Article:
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Inspection carried out on 22 August 2019

During a routine inspection

About the service

County Road is a residential care home providing personal care to six people with learning disabilities at the time of the inspection. County Road accommodates up to seven people with learning disabilities in one purpose-adapted building. The service is located in Swindon and has easy access to the local town centre. People are accommodated on the three floors of the building.

The service has been developed and designed in line with the principles and values that underpin Registering the Right Support and other best practice guidance. This ensures that people who use the service can live as full a life as possible and achieve the best possible outcomes. The principles reflect the need for people with learning disabilities and/or autism to live meaningful lives that include control, choice, and independence. People using the service receive planned and co-ordinated person-centred support that is appropriate and inclusive for them.

People’s experience of using this service and what we found

People, their relatives and professionals cooperating with the service consistently praised the quality of the personalised care and support provided to people living at County Road.

Risks to people were identified and managed safely by staff who understood their responsibilities to protect people from abuse and avoidable harm. A sufficient number of staff with the required skills and knowledge provided people with personalised care. Staff administered people's medicines safely. We found the environment of the care home was clean and had been well maintained. Accidents and incidents were reviewed by the registered manager to identify trends and to ensure necessary learning was shared with staff.

Staff were supported through training and meetings to maintain and when needed enhance their skills and knowledge to support people. People were supported to eat a varied diet which met their needs and preferences. People attended regular appointments and annual health reviews. Staff worked with other professionals for advice, guidance and support.

Staff supported people to make day to day decisions and be in control of how they spent their time. People were supported to have maximum choice and control of their lives and staff supported them in the least restrictive way possible and in their best interests; the policies and systems in the service supported this practice.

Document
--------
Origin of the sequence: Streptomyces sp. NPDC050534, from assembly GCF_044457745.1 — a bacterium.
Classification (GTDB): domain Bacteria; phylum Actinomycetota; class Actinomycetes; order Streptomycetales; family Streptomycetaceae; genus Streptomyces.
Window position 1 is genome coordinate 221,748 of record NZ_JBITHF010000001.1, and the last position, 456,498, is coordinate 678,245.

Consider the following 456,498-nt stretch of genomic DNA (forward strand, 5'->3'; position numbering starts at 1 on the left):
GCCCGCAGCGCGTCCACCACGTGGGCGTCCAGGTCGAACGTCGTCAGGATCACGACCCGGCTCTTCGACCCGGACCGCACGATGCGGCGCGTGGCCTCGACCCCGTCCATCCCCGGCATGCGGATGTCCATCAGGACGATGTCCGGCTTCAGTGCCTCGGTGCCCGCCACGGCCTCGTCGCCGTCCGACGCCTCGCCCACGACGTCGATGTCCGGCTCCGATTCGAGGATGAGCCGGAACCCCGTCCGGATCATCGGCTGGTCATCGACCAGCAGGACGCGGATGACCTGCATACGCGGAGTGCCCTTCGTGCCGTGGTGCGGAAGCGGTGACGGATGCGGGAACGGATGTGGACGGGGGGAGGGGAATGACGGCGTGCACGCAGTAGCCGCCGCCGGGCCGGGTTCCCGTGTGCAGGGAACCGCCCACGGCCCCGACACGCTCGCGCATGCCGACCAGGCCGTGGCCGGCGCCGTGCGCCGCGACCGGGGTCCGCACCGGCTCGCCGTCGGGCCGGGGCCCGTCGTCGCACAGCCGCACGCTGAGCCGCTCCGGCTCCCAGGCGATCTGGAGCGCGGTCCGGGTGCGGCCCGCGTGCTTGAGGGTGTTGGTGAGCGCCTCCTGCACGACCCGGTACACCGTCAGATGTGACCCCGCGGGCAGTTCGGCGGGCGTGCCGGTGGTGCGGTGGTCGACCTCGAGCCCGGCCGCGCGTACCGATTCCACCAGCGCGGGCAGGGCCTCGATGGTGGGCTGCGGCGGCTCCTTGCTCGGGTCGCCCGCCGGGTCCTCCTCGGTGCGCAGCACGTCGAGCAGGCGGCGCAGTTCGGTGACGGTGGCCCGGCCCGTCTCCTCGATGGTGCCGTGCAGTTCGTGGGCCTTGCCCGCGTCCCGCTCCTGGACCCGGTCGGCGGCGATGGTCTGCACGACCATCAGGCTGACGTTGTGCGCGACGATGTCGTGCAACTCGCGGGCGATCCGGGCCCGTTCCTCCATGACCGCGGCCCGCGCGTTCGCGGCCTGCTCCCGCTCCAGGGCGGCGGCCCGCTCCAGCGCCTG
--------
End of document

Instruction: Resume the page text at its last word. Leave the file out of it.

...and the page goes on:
The service applied the principles and values of Registering the Right Support and other best practice guidance. These ensure that people who use the service can live as full a life as possible and achieve the best possible outcomes that include control, choice and independence.

People received personalised care and support from caring staff who respected people's privacy and dignity and understood the importance of people’s independence. People were supported by staff to make decisions about their care and support. Staff used their knowledge of people's preferred ways of communicating to assist people to make their own choices.

People had opportunities to take part in a variety of activities. People were supported to maintain contact with their relatives. People, their relatives and staff were encouraged to make any suggestions for developing the care provided further.

The provider and the registered manager checked the quality of care provided through quality audits. The registered manager completed thorough investigations into any concerns and acted to improve the service.

The outcomes for people using the service reflected the principles and values of Registering the Right Support by promoting choice and control, independence and inclusion. People's support focused on them having as many opportunities as possible for them to gain new skills and become more independent.

For more details, please see the full report which is on the CQC website at www.cqc.org.uk

Rating at last inspection (and update)

The last rating for this service was ‘requires impr

Inspection carried out on 2 August 2018

During a routine inspection

The inspection took place on 2 and 9 August 2018 and was unannounced.

County Road is a ‘care home’. People in care homes receive accommodation and nursing or personal care as single package under one contractual agreement. The CQC regulates both the premises and the care provided, and both were looked at during this inspection.